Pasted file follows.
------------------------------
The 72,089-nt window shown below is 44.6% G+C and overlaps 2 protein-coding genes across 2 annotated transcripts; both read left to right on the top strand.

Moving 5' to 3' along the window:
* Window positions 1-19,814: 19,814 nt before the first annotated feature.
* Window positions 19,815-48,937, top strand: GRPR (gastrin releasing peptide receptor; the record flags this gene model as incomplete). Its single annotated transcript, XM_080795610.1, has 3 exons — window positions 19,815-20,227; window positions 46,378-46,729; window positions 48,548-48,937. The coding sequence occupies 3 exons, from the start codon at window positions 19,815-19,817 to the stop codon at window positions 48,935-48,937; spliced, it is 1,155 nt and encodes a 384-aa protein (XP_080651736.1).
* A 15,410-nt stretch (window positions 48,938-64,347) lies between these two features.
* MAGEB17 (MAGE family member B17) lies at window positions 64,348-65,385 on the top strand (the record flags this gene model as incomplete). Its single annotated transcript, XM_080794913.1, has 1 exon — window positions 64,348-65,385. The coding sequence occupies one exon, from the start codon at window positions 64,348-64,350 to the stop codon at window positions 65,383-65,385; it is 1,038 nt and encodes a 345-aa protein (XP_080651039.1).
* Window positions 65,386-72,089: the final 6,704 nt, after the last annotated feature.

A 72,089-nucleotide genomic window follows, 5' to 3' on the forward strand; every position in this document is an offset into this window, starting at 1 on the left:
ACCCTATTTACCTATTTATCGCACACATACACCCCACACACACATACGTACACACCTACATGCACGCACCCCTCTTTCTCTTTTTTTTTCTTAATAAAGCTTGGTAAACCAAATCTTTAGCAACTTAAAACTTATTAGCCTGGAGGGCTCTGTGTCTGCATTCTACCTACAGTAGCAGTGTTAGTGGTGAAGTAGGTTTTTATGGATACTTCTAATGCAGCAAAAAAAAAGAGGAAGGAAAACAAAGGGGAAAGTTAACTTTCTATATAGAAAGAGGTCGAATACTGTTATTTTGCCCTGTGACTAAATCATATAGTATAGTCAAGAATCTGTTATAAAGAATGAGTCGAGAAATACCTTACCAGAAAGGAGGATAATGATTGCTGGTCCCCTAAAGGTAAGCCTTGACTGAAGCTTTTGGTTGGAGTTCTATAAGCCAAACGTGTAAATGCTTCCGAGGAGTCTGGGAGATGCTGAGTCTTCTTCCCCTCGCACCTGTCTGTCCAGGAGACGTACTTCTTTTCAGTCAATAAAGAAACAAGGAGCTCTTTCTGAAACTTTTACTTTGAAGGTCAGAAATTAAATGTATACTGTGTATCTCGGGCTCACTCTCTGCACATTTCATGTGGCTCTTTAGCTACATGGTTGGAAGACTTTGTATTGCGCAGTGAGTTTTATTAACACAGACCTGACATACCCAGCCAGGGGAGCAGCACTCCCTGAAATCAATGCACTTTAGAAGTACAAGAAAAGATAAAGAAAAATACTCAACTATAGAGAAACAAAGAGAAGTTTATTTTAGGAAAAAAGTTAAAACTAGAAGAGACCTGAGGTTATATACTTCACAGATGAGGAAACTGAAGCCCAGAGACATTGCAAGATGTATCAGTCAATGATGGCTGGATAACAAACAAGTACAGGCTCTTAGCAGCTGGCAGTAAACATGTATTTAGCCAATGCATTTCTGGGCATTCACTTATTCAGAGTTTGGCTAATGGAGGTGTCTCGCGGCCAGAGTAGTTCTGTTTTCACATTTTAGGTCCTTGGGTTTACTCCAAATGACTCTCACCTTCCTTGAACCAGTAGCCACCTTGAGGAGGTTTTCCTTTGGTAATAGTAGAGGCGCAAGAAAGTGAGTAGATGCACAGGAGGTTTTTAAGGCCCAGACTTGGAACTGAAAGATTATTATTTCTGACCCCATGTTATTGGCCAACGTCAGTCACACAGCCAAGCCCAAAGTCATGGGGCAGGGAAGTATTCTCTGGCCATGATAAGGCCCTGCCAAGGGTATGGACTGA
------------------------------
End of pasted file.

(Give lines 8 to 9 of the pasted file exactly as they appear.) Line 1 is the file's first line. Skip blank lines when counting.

A 72,089-nucleotide genomic window follows, 5' to 3' on the forward strand; every position in this document is an offset into this window, starting at 1 on the left:
ACCCTATTTACCTATTTATCGCACACATACACCCCACACACACATACGTACACACCTACATGCACGCACCCCTCTTTCTCTTTTTTTTTCTTAATAAAGCTTGGTAAACCAAATCTTTAGCAACTTAAAACTTATTAGCCTGGAGGGCTCTGTGTCTGCATTCTACCTACAGTAGCAGTGTTAGTGGTGAAGTAGGTTTTTATGGATACTTCTAATGCAGCAAAAAAAAAGAGGAAGGAAAACAAAGGGGAAAGTTAACTTTCTATATAGAAAGAGGTCGAATACTGTTATTTTGCCCTGTGACTAAATCATATAGTATAGTCAAGAATCTGTTATAAAGAATGAGTCGAGAAATACCTTACCAGAAAGGAGGATAATGATTGCTGGTCCCCTAAAGGTAAGCCTTGACTGAAGCTTTTGGTTGGAGTTCTATAAGCCAAACGTGTAAATGCTTCCGAGGAGTCTGGGAGATGCTGAGTCTTCTTCCCCTCGCACCTGTCTGTCCAGGAGACGTACTTCTTTTCAGTCAATAAAGAAACAAGGAGCTCTTTCTGAAACTTTTACTTTGAAGGTCAGAAATTAAATGTATACTGTGTATCTCGGGCTCACTCTCTGCACATTTCATGTGGCTCTTTAGCTACATGGTTGGAAGACTTTGTATTGCGCAGTGAGTTTTATTAACACAGACCTGACATACCCAGCCAGGGGAGCAGCACTCCCTGAAATCAATGCACTTTAGAAGTACAAGAAAAGATAAAGAAAAATACTCAACTATAGAGAAACAAAGAGAAGTTTATTTTAGGAAAAAAGTTAAAACTAGAAGAGACCTGAGGTTATATACTTCACAGATGAGGAAACTGAAGCCCAGAGACATTGCAAGATGTATCAGTCAATGATGGCTGGATAACAAACAAGTACAGGCTCTTAGCAGCTGGCAGTAAACATGTATTTAGCCAATGCATTTCTGGGCATTCACTTATTCAGAGTTTGGCTAATGGAGGTGTCTCGCGGCCAGAGTAGTTCTGTTTTCACATTTTAGGTCCTTGGGTTTACTCCAAATGACTCTCACCTTCCTTGAACCAGTAGCCACCTTGAGGAGGTTTTCCTTTGGTAATAGTAGAGGCGCAAGAAAGTGAGTAGATGCACAGGAGGTTTTTAAGGCCCAGACTTGGAACTGAAAGATTATTATTTCTGACCCCATGTTATTGGCCAACGTCAGTCACACAGCCAAGCCCAAAGTCATGGGGCAGGGAAGTATTCTCTGGCCATGATAAGGCCCTGCCAAGGGTATGGACTGA